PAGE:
Ever since Star Wars depicted its heroes on holograms, the 3D images have been a staple to popular (albeit sci-fi) culture. Then in 2012 when rapper Tuac was resurrected as a hologram to perform at Coachella a wave of interest in holographic technology spread from sci-fi buffs to hip hop fans and beyond. This interest saw a sudden surge of hologram projects – even ones letting you create holograms with your smart phone.
Now a South Florida company wants to use this real world technology to let you speak at your own funeral.
You will – of course – be dead, so to overcome that inconvenience Artistry in Motion (AIM) Holographics, Inc will record your message beforehand and project it onto a stage in the form of a hologram. Though AIM’s technology is a patented secret, most holograms are formed by recording reflected light (like in a typical 2D image) and interference patterns (or the variations in intensity and density that occur when two light waves are superimposed) through the use of a laser.
Instead of picking someone to speak at your eulogy, or writing your own eulogy… you can present your eulogy. This 3D representation of you can be tap dancing, playing a guitar, whatever you want – recording more of your personality than a written note ever could.
To be sure, AIM offers more than just eulogies. General recordings such as greetings and thank you messages can be ordered alongside “live” performance recordings and static retail displays. But the company’s unique selling point is in the relation to the funeral home and it’s this feature that raises eyebrows:
Is it fair to resurrect oneself? To subject the living to a convincing representation of oneself after our death? For some, encountering a hologram could be a welcome refresh of emotion and memory. But it’s not hard to imagine the encounter as a little bit unnerving for others. Experiencing a hologram isn’t unlike meeting a ghost – and most ghost stories have taught us that running into an apparition of a loved one can be horrifying.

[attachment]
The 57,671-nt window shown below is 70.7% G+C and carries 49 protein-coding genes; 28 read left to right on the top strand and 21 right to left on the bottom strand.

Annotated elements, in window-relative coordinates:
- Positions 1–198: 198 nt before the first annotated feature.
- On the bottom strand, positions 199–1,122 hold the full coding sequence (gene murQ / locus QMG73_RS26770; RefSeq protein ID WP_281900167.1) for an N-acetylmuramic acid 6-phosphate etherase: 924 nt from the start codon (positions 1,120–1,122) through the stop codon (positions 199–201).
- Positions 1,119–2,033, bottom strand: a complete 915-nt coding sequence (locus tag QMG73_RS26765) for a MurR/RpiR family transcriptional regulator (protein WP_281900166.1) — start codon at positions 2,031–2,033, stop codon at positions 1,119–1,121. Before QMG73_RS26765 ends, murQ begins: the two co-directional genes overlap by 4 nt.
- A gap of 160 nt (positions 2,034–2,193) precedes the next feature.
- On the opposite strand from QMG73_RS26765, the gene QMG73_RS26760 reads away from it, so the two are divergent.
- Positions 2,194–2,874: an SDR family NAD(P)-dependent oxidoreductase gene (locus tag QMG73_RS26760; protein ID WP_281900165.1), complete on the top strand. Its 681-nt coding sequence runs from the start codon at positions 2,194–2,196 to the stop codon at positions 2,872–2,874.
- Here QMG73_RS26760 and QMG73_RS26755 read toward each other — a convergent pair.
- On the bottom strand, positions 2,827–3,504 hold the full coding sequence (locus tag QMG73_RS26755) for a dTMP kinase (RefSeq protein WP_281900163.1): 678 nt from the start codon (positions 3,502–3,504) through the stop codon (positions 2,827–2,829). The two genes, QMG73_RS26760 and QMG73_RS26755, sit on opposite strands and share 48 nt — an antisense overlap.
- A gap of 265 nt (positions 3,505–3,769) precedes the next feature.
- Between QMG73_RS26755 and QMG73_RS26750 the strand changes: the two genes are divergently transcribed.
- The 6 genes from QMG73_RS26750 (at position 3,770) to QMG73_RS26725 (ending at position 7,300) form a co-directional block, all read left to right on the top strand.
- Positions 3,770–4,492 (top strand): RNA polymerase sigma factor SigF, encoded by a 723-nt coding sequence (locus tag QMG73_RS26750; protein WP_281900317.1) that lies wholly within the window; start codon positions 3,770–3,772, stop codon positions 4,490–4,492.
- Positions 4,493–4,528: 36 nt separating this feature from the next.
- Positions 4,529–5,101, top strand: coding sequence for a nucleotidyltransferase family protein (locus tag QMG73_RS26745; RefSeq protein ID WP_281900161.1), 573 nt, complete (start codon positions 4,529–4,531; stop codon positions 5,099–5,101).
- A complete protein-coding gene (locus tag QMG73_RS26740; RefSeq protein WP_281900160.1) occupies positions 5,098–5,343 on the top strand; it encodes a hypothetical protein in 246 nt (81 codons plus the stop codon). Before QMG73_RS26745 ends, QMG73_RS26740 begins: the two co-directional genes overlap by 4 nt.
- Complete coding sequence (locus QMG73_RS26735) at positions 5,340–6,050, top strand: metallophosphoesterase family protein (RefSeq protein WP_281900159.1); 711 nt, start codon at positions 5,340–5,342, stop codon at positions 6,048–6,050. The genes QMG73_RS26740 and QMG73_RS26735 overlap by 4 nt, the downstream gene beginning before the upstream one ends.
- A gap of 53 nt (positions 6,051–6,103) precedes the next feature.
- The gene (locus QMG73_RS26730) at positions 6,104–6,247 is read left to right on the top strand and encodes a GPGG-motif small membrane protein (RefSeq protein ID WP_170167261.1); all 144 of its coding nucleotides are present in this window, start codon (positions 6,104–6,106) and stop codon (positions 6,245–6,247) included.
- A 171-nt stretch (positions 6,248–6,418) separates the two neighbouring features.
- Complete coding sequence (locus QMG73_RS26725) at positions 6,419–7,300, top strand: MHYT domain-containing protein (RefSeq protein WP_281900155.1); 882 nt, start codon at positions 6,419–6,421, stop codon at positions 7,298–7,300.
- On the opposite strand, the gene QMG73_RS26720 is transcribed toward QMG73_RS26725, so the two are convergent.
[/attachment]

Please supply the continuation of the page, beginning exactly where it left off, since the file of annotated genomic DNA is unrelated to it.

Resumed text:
Death was a reality as soon as there was life. And though we may use letters, photographs, and videos to memorialize loved ones, we’re aware of their essential alienation from the person they represent. A hologram depicts the individual far more accurately than a video does. The very nature of a hologram is meant to replicate the subject it conveys.
There are two obvious and significant differences between the hologram and the actual person: holograms (as they are today, or at least AIM creates them) are unphysical and unresponsive.
The lack of physicality may not have be an issue in most cases, but when it comes to re-encountering a loved one, the lack of tactile contact can make the experience feel hollow and unfulfilled. There’s hope though as the University of Tokyo and the Nagoya Institute of Technology have created “Fairy Lights”, small, plasma, holograms that can be felt through small pulses that give the holograms the tangible characteristics of physical matter. Scaled up, this technology could be applied to let us hug a life-sized hologram of a loved one.
Even in science fiction, holograms don’t typically need to be responsive as they’re often used to play a particular role, delivering a message or a performance. But when portraying a deceased loved one it seems vital to have a hologram that can answer and engage rather than just appear, speak and disappear. Like with an intangible hologram, an unresponsive hologram could prove an insufficient representation to some.
As hologram technology progresses and popular interest in the medium increases, we can expect to see more innovative – and even provocative – offerings. Thus it’s important to consider the implications of welcoming these holograms into the most intimate aspects of our lives. It’s subtle enough to interact with a hologram at a retail store – it’s another case entirely when the hologram depicts a deceased love one at their own funeral.
Like artificially intelligence chatbots, answering services, and robots, holograms will be one more medium of pseudo-life that we may need to weave into the fabric of our future social interactions, for better or for worse.
(For more on leaving a representation for yourself as a “digital eternity,” see our interview with Fabrizio Crauglio whose company, called Forever, resurrects historical figures as holograms.)
Image credit: Kevin Winter/Getty Images for Coachella, Fimbrethil